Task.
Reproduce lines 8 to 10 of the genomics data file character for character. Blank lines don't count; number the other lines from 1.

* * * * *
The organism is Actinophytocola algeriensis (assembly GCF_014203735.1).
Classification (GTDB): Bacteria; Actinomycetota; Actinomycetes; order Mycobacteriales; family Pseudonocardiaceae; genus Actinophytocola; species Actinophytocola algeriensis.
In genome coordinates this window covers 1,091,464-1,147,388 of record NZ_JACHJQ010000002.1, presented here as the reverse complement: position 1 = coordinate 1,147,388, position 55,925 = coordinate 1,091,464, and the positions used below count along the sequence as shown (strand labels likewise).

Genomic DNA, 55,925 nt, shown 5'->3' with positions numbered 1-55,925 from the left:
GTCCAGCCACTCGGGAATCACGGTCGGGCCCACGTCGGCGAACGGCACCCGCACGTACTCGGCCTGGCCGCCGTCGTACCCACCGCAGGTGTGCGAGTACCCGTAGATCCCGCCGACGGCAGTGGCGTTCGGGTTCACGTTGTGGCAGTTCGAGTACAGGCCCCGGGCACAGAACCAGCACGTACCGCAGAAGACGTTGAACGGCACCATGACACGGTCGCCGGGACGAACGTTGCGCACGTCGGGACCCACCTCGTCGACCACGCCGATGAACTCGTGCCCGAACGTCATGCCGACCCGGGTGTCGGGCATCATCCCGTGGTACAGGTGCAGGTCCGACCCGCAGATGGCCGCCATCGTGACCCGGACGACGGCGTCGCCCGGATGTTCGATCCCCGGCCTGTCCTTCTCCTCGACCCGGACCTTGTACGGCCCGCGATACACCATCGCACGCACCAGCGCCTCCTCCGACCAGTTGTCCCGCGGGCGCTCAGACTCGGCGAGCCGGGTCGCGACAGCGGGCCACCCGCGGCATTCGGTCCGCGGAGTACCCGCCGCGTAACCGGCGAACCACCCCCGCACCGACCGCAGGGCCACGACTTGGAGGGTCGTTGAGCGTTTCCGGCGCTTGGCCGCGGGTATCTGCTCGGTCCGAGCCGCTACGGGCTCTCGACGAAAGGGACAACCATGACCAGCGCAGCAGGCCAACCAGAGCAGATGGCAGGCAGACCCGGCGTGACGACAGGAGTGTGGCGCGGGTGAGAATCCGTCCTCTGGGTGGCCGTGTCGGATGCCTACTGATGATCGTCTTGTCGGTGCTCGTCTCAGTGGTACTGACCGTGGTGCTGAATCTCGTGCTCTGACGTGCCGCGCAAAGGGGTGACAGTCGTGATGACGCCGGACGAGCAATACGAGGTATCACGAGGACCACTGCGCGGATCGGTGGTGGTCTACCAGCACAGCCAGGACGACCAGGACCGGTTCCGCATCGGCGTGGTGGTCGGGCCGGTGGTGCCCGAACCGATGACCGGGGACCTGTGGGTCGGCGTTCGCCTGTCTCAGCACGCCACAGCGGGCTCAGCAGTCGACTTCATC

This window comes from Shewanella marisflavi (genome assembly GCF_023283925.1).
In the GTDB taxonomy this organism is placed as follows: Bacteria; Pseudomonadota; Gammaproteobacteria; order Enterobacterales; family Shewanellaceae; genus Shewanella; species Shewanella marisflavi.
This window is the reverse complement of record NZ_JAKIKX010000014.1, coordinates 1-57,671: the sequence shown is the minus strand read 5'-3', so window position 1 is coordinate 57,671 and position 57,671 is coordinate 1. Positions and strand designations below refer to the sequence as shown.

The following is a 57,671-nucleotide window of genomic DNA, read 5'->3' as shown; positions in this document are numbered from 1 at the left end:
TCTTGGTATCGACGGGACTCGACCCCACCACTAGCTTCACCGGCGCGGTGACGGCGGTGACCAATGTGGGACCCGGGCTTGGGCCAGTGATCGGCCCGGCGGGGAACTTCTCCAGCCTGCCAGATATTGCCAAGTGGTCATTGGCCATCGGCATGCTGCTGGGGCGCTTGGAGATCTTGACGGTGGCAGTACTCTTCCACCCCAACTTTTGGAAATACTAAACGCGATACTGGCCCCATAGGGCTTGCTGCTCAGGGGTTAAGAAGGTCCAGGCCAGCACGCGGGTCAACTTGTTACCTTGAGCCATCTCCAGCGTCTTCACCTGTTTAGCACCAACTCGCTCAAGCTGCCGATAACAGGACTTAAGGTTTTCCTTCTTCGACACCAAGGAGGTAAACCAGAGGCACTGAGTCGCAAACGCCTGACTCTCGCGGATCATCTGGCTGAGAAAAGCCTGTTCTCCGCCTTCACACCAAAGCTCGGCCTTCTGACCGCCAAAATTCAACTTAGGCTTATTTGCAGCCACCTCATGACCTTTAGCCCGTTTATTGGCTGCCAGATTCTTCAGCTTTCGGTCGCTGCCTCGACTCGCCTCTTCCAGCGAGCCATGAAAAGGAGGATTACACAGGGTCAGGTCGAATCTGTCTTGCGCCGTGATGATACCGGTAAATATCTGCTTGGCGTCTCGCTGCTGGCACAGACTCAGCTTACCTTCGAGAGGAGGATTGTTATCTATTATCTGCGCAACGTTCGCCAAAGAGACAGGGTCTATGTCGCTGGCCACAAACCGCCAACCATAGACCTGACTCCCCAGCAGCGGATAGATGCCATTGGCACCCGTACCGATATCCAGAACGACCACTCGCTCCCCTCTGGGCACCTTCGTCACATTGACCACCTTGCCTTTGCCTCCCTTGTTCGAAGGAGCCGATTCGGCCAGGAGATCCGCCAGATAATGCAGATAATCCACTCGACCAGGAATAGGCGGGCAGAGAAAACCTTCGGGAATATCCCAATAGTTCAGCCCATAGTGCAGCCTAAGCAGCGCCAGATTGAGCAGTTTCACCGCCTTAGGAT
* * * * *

This window is the reverse complement of record NZ_JAKIKX010000014.1, coordinates 1-57,671: the sequence shown is the minus strand read 5'-3', so window position 1 is coordinate 57,671 and position 57,671 is coordinate 1. Positions and strand designations below refer to the sequence as shown.

The following is a 57,671-nucleotide window of genomic DNA, read 5'->3' as shown; positions in this document are numbered from 1 at the left end:
TCTTGGTATCGACGGGACTCGACCCCACCACTAGCTTCACCGGCGCGGTGACGGCGGTGACCAATGTGGGACCCGGGCTTGGGCCAGTGATCGGCCCGGCGGGGAACTTCTCCAGCCTGCCAGATATTGCCAAGTGGTCATTGGCCATCGGCATGCTGCTGGGGCGCTTGGAGATCTTGACGGTGGCAGTACTCTTCCACCCCAACTTTTGGAAATACTAAACGCGATACTGGCCCCATAGGGCTTGCTGCTCAGGGGTTAAGAAGGTCCAGGCCAGCACGCGGGTCAACTTGTTACCTTGAGCCATCTCCAGCGTCTTCACCTGTTTAGCACCAACTCGCTCAAGCTGCCGATAACAGGACTTAAGGTTTTCCTTCTTCGACACCAAGGAGGTAAACCAGAGGCACTGAGTCGCAAACGCCTGACTCTCGCGGATCATCTGGCTGAGAAAAGCCTGTTCTCCGCCTTCACACCAAAGCTCGGCCTTCTGACCGCCAAAATTCAACTTAGGCTTATTTGCAGCCACCTCATGACCTTTAGCCCGTTTATTGGCTGCCAGATTCTTCAGCTTTCGGTCGCTGCCTCGACTCGCCTCTTCCAGCGAGCCATGAAAAGGAGGATTACACAGGGTCAGGTCGAATCTGTCTTGCGCCGTGATGATACCGGTAAATATCTGCTTGGCGTCTCGCTGCTGGCACAGACTCAGCTTACCTTCGAGAGGAGGATTGTTATCTATTATCTGCGCAACGTTCGCCAAAGAGACAGGGTCTATGTCGCTGGCCACAAACCGCCAACCATAGACCTGACTCCCCAGCAGCGGATAGATGCCATTGGCACCCGTACCGATATCCAGAACGACCACTCGCTCCCCTCTGGGCACCTTCGTCACATTGACCACCTTGCCTTTGCCTCCCTTGTTCGAAGGAGCCGATTCGGCCAGGAGATCCGCCAGATAATGCAGATAATCCACTCGACCAGGAATAGGCGGGCAGAGAAAACCTTCGGGAATATCCCAATAGTTCAGCCCATAGTGCAGCCTAAGCAGCGCCAGATTGAGCAGTTTCACCGCCTTAGGAT